Fighting Words: Working-Class Formation, Collective Action, and Discourse in Early Nineteenth-Century England

By Marc W. Steinberg | Go to book overview

CHAPTER ONE Patterns of English Labor Contention in the Early Nineteenth Century

Class formation occurs in great measure because of struggle. This is part of the studied wisdom, found in both Marx and The Making of the English Working Class. In early nineteenth-century England, there were struggles aplenty, involving both the deeds and words of diverse groups of working people across the country. In this chapter I review the changing repertoires of labor struggle between 1800 and 1830, and chart the factors that prompted their transformation. The case studies focus on both the discursive and instrumental repertoires of the silk weavers and cotton spinners.

Changing patterns of labor contention show the happening of class conflict. Recent critics of class formation argue that political conflicts provided working people with their most central and definitive collective identities during this period. A review of the history, however, demonstrates the critical part labor conflict also played. The structural antinomies of productive relations brought capitalists and workers to loggerheads, cutting across specific trades and communities to create common patterns of antagonism and a shared consciousness. These fissures intersected with those of gender, combining to form notions of the skilled artisan and complicating (though not necessarily undermining) class cohesion within a trade or community).1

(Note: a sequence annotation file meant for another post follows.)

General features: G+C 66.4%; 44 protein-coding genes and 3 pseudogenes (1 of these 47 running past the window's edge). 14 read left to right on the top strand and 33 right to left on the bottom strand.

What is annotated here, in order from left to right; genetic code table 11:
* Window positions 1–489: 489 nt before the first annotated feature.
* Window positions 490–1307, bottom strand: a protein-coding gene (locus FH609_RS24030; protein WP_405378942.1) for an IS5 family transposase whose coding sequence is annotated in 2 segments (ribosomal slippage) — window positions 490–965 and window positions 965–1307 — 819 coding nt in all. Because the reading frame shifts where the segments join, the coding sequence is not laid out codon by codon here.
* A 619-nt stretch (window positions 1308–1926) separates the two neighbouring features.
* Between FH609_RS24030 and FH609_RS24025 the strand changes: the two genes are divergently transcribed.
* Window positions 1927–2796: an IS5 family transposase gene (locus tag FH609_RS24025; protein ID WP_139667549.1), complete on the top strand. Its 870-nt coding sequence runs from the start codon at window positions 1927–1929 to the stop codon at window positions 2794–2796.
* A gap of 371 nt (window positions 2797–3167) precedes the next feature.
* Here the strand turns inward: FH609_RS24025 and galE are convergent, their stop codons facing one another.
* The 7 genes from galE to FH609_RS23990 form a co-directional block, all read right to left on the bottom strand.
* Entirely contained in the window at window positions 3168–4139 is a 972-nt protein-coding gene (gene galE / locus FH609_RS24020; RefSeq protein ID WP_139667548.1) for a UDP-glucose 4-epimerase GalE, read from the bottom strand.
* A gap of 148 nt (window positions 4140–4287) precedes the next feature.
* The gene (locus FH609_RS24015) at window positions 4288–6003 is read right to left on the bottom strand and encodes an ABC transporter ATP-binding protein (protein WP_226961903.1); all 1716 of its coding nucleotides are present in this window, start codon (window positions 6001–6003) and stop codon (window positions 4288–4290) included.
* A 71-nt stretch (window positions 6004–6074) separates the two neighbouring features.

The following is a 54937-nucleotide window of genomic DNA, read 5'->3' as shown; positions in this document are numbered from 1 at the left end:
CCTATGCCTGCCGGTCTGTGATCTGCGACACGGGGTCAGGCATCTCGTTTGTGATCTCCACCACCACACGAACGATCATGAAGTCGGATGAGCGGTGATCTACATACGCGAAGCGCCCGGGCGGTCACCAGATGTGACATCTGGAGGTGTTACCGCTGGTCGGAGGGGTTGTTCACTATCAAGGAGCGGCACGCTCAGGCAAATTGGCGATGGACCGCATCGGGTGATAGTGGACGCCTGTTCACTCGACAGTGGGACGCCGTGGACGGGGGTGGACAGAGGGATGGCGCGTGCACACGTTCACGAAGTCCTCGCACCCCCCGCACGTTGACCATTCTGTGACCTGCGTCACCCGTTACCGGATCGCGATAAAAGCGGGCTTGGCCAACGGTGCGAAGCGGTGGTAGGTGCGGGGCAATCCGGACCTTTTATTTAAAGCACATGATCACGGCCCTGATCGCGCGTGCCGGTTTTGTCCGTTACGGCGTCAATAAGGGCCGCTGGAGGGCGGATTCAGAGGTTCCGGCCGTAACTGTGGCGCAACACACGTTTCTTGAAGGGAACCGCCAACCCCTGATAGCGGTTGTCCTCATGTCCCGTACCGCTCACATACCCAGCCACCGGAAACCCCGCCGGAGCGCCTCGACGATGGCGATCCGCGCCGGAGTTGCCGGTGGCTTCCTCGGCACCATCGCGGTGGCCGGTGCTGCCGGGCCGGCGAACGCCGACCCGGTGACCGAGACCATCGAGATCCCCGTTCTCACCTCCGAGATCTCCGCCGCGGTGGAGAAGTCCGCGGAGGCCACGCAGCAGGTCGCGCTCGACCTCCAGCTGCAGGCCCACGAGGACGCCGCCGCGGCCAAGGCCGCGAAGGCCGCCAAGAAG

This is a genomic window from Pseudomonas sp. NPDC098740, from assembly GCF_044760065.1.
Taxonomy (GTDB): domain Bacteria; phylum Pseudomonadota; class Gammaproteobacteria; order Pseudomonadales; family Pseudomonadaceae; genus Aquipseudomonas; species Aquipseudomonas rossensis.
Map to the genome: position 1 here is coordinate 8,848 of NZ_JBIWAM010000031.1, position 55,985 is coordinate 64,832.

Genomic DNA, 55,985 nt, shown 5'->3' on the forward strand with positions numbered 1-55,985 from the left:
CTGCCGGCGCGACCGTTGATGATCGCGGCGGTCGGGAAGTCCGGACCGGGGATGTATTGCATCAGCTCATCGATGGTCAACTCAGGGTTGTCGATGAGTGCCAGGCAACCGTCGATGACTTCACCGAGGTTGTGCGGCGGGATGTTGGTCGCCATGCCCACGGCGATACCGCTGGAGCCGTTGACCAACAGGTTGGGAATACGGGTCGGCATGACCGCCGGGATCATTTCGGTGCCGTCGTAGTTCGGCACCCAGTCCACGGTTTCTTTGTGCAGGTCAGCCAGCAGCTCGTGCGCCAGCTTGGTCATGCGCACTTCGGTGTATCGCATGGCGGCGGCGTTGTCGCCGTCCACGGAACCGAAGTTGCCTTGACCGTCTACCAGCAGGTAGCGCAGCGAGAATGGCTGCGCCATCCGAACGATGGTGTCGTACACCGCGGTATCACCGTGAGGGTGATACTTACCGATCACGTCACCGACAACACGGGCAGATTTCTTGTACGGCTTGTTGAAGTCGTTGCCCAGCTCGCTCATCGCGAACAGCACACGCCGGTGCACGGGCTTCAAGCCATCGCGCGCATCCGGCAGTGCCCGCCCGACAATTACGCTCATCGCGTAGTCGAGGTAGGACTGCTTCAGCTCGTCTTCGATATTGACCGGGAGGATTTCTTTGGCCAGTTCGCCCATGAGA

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These fissures also intersected with concepts of national identity and ethnicity, although these were less directly addressed by the workers who appear in this study. In terms of the for-

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